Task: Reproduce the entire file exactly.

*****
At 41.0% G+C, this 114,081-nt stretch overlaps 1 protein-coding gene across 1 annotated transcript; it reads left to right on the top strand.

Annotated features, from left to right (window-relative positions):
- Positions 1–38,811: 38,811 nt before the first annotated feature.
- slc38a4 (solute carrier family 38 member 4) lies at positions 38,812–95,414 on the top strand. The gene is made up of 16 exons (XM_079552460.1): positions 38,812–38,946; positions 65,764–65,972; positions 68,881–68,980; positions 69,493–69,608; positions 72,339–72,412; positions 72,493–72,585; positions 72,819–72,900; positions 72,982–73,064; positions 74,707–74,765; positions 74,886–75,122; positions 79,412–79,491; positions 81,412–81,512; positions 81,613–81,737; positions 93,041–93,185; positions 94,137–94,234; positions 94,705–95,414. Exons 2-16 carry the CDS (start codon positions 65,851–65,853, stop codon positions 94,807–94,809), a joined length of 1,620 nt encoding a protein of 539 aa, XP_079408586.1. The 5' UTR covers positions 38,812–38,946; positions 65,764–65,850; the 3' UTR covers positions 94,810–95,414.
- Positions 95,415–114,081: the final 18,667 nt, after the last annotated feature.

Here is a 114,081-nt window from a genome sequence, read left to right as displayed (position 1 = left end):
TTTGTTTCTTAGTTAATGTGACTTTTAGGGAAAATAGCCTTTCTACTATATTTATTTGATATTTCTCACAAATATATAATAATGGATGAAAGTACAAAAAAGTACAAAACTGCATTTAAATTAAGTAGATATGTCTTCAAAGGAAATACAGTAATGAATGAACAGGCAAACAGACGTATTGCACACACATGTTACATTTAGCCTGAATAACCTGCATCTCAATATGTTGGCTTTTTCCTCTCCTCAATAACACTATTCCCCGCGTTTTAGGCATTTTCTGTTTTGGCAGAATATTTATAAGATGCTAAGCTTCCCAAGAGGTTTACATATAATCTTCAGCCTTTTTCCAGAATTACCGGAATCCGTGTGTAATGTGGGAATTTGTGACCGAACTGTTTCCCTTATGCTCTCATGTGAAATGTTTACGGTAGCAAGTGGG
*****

At 41.0% G+C, this 114,081-nt stretch overlaps 1 protein-coding gene across 1 annotated transcript; it reads left to right on the top strand.

Annotated features, from left to right (window-relative positions):
- Positions 1–38,811: 38,811 nt before the first annotated feature.
- slc38a4 (solute carrier family 38 member 4) lies at positions 38,812–95,414 on the top strand. The gene is made up of 16 exons (XM_079552460.1): positions 38,812–38,946; positions 65,764–65,972; positions 68,881–68,980; positions 69,493–69,608; positions 72,339–72,412; positions 72,493–72,585; positions 72,819–72,900; positions 72,982–73,064; positions 74,707–74,765; positions 74,886–75,122; positions 79,412–79,491; positions 81,412–81,512; positions 81,613–81,737; positions 93,041–93,185; positions 94,137–94,234; positions 94,705–95,414. Exons 2-16 carry the CDS (start codon positions 65,851–65,853, stop codon positions 94,807–94,809), a joined length of 1,620 nt encoding a protein of 539 aa, XP_079408586.1. The 5' UTR covers positions 38,812–38,946; positions 65,764–65,850; the 3' UTR covers positions 94,810–95,414.
- Positions 95,415–114,081: the final 18,667 nt, after the last annotated feature.

Here is a 114,081-nt window from a genome sequence, read left to right as displayed (position 1 = left end):
TTTGTTTCTTAGTTAATGTGACTTTTAGGGAAAATAGCCTTTCTACTATATTTATTTGATATTTCTCACAAATATATAATAATGGATGAAAGTACAAAAAAGTACAAAACTGCATTTAAATTAAGTAGATATGTCTTCAAAGGAAATACAGTAATGAATGAACAGGCAAACAGACGTATTGCACACACATGTTACATTTAGCCTGAATAACCTGCATCTCAATATGTTGGCTTTTTCCTCTCCTCAATAACACTATTCCCCGCGTTTTAGGCATTTTCTGTTTTGGCAGAATATTTATAAGATGCTAAGCTTCCCAAGAGGTTTACATATAATCTTCAGCCTTTTTCCAGAATTACCGGAATCCGTGTGTAATGTGGGAATTTGTGACCGAACTGTTTCCCTTATGCTCTCATGTGAAATGTTTACGGTAGCAAGTGGG